One of Pinellas County's biggest nonprofits paid $25,000 to settle a sexual harassment claim against its president in 2008, though he denied any wrongdoing, a spokeswoman said Wednesday.
Michael Bernstein, 57, resigned Oct. 14 as president of Gulf Coast Jewish Family Services, the charity he served for three decades. A week later, he was found dead of a self-inflicted gunshot wound in a Valdosta, Ga., hotel room.
The sexual harassment settlement was disclosed in a two-page memo released Tuesday by Ray Gadd, a former Pasco County School District assistant superintendent who took over Monday as interim president.
"The attorney felt we could have easily defended it," said spokeswoman Lisa Brock. "But he advised there would be less stress for the agency (to settle). There was no admission of guilt."
The $25,000 settlement, approved by the agency's executive board members, came from profits derived by agency programs, not private donations or grant funds, Brock said.
Gadd's memo, which was sent to the staff, the board and financial contributors, said the charity is conducting an internal investigation that so far has "not found any evidence of possible fraud or embezzlement."
But the organization is now in the process of investigating two other sexual harassment complaints against Bernstein by former employees, as well as an allegation that he had staffers do repairs at his home, Gadd said.
None of the harassment claims involved allegations of physical improprieties. The women, who were not identified, all said that there were instances where they felt "uncomfortable" around Bernstein, Brock said.
"One was asked to attend some evening meetings with him that she was not comfortable attending. So any kind of evening meetings were ceased," Brock said.
The investigation about home repairs is ongoing, Gadd said.
Six weeks before his departure, Bernstein repaid the organization $108,000 he received when he was paid his annual benefits package twice. The overage was the result of an administrative error, charity officials said.
The investigation of Bernstein began after he reported to state regulators that he had uncovered problems with a Florida Department of Education contract for job placement for mentally and physically disabled individuals.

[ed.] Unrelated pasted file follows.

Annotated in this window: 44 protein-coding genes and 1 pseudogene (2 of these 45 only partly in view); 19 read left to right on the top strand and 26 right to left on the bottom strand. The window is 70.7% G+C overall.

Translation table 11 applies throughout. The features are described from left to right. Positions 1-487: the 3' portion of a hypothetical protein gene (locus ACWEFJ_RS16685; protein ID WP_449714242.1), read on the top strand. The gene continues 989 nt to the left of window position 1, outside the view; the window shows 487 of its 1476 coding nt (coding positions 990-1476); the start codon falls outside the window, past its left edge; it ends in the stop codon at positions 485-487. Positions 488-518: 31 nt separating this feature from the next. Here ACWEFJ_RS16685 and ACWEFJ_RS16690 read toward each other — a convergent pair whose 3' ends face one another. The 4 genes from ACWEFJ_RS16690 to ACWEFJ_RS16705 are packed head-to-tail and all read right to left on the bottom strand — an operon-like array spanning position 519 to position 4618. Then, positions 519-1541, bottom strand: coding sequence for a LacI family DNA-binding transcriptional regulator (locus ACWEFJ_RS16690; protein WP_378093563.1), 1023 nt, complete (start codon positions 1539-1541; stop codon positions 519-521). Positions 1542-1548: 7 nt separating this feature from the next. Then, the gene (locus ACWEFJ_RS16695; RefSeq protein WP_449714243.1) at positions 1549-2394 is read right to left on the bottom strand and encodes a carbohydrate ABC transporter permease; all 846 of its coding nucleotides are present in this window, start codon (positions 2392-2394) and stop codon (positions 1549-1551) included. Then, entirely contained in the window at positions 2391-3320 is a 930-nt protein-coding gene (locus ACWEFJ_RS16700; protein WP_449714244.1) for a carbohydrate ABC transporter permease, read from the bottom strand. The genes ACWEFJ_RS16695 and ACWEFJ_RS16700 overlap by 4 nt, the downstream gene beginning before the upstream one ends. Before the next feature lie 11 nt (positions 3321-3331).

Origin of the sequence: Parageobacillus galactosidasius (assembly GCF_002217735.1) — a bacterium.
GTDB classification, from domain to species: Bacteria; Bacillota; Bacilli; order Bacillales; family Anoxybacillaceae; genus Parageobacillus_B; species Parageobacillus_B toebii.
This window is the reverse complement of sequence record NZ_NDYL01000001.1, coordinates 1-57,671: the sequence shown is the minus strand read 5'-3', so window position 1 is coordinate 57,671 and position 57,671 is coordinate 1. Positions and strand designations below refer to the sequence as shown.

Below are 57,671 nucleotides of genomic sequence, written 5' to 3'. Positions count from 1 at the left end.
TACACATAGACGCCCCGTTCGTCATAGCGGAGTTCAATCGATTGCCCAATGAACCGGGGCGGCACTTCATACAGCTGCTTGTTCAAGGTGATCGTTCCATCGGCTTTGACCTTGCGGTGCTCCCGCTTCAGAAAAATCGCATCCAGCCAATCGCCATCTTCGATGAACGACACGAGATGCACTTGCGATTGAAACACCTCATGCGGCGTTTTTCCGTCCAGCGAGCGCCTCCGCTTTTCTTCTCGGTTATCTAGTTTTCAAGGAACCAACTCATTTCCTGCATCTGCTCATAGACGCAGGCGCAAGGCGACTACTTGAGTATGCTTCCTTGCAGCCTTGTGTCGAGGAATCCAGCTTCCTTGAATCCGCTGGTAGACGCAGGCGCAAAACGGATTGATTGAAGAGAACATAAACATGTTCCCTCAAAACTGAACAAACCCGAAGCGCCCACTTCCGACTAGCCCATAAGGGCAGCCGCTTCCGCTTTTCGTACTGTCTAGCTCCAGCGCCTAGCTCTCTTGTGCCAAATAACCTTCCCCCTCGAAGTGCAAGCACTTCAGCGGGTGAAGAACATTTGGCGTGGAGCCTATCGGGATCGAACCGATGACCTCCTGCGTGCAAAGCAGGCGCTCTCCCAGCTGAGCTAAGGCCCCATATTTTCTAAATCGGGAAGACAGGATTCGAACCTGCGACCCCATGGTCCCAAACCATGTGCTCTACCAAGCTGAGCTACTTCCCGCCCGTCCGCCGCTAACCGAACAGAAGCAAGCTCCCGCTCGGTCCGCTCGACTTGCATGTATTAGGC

The state launched an inquiry and found that, in some instances, Gulf Coast billed the state for having found jobs for clients but could not produce adequate documentation that the placements had occurred. The review also found some clients were placed in jobs the state found were not appropriate.
Gulf Coast was ordered to repay $132,000 to the state, which it did in mid September. The contract was discontinued Oct. 14, the same day Bernstein resigned. The state review turned up no evidence of illegal activity, but said the possibility could not be ruled out.
In an e-mail Bernstein sent to the board Oct. 11, he mentions anonymous letters that accused him of fraud, embezzlement and sexual harassment, and said he took and passed a polygraph test regarding the "false allegations."
Gadd, who signed a six-month contract as interim president, said he is reviewing and shoring up internal controls and processes and working with the board on "good governance and accountability systems."
The organization is trying to heal after such a devastating loss, said chairman David Abelson.
"It's a great tragedy what happened to Michael," Abelson said.
Rita Farlow can be reached at email@example.com or (727) 445-4157.
The headline on this article has been revised to reflect the following correction: The $25,000 paid by Gulf Coast Jewish Family Services to settle a sexual harassment complaint against former president Michael Bernstein did not involve a lawsuit. A headline Thursday was incorrect on that point.